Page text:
American Express is trying to have it both ways: Not offending liberal customers who see no problem with the content of a New York City play depicting the assassination of President Trump, while also attempting to claim its dollars aren’t going to support it.

On Monday, the company followed Delta and Bank of America in expressing its discomfort with the play by the NYC Public Theater.

“We would like to clarify that our sponsorship of the Public Theater does not fund the production of Shakespeare in the Park nor do we condone the interpretation of the Julius Caesar play,” the company tweeted.

That’s only slightly disingenuous, because, as anyone with common sense knows, once the funds go into the Public Theater’s coffers, they mix together and can be used to fund any production.

And ultimately, the leaders who are making decisions about how to spend American Express’s dollars are the same ones who thought it was appropriate and acceptable to murder a look-alike of the American president.

Sponsors began pulling their support after shocking video emerged showing the graphic depiction of Trump’s assassination.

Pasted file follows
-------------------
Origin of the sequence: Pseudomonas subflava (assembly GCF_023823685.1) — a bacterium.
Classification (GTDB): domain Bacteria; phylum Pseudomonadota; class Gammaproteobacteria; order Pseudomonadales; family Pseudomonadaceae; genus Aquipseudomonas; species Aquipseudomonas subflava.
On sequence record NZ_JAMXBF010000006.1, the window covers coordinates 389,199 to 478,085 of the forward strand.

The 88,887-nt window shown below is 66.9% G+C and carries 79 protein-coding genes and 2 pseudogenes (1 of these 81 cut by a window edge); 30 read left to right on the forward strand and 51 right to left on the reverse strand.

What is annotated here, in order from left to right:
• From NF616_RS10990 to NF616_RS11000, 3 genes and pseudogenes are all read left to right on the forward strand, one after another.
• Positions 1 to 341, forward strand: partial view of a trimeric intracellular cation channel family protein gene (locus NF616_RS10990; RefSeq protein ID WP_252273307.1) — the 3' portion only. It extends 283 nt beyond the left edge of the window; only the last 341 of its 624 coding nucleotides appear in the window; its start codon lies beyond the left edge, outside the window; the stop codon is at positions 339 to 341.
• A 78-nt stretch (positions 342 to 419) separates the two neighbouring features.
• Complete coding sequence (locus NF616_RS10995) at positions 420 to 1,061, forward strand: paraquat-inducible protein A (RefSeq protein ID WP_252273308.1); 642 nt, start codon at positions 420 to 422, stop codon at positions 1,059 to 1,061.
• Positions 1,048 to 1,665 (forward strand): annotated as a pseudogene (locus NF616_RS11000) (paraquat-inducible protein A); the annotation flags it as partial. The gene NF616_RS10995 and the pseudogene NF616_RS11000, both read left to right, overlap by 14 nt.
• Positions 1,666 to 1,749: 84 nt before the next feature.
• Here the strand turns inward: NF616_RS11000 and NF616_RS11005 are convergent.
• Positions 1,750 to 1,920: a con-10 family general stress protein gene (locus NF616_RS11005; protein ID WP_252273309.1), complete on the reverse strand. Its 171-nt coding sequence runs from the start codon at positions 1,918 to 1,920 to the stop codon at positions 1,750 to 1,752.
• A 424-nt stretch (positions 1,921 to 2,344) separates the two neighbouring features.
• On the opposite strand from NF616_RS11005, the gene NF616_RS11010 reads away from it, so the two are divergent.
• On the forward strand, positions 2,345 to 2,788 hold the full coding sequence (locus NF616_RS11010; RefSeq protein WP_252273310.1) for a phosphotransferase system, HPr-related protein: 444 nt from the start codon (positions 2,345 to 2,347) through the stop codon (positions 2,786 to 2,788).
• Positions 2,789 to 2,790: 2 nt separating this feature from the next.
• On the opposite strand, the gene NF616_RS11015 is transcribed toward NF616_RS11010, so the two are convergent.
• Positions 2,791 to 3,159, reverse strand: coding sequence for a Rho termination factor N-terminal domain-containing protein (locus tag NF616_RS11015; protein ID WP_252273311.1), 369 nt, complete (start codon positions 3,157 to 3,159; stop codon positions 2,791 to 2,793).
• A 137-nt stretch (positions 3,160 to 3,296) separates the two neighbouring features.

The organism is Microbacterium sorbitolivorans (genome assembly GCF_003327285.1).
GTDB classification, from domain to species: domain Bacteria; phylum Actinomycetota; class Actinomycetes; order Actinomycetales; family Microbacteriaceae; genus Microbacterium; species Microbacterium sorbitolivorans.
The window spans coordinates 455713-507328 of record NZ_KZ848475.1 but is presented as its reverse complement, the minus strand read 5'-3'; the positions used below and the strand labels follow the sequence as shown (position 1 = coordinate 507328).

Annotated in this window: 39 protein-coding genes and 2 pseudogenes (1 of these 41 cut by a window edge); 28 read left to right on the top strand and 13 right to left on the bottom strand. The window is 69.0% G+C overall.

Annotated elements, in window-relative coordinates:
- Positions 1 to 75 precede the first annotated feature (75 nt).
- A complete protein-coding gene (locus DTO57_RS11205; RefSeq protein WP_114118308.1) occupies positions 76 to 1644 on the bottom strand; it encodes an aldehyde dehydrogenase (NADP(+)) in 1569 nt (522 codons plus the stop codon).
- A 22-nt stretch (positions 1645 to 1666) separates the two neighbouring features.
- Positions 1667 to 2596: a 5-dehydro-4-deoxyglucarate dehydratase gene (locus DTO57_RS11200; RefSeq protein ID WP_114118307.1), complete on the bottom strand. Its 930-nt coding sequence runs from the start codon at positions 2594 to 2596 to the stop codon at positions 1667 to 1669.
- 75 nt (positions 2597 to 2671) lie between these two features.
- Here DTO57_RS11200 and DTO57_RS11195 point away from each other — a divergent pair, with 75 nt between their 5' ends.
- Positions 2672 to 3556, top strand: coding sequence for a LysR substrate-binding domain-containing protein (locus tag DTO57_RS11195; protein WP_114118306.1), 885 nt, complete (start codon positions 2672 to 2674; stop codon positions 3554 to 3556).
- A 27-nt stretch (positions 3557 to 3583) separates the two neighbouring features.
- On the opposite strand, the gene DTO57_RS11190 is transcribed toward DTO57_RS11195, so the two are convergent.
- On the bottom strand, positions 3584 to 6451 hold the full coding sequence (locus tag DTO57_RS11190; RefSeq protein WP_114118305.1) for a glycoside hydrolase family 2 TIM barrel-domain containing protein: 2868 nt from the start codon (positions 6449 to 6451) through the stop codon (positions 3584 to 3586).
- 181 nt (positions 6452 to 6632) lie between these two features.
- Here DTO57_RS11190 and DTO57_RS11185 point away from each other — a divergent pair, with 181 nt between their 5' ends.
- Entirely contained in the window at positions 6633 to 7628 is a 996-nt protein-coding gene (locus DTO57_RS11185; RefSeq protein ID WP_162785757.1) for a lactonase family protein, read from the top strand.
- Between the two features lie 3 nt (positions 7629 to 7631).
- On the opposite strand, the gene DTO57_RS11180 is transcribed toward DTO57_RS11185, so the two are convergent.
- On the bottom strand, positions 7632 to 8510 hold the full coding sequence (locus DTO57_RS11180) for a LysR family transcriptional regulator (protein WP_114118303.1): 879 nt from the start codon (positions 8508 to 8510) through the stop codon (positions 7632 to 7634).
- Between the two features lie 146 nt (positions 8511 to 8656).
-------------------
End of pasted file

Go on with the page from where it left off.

The New York Daily News reports:

Delta Airlines and Bank of America pulled out of their sponsorship of New York’s Public Theater on Sunday over a production of “Julius Caesar” that reimagines the main character as President Trump.

Shortly after Delta, who was a four-year sponsor, made its announcement, Bank of America yanked its support as well.

The Shakespeare in the Park play tells the story of the leader assassinated by Roman senators over the fear that he’s becoming too tyrannical, but rather than the original setting, the production stages Caesar (Gregg Henry) and his wife, Calpurnia, (Tina Benko) with Donald and Melania Trump lookalikes.

Delta announced that it was ending its funding of the Public Theater production, while Bank of America also pulled out, via this tweet:

“The Public Theater chose to present Julius Caesar in such a way that was intended to provoke and offend. Had this intention been made known to us, we would have decided not to sponsor it,” the company announced on Sunday.

“We are withdrawing our funding for this production,” it concluded, after 11 years of doing so.

But so far, the production’s other sponsor, the New York Times, has been silent on the issue.

Inside Edition has the shock footage here: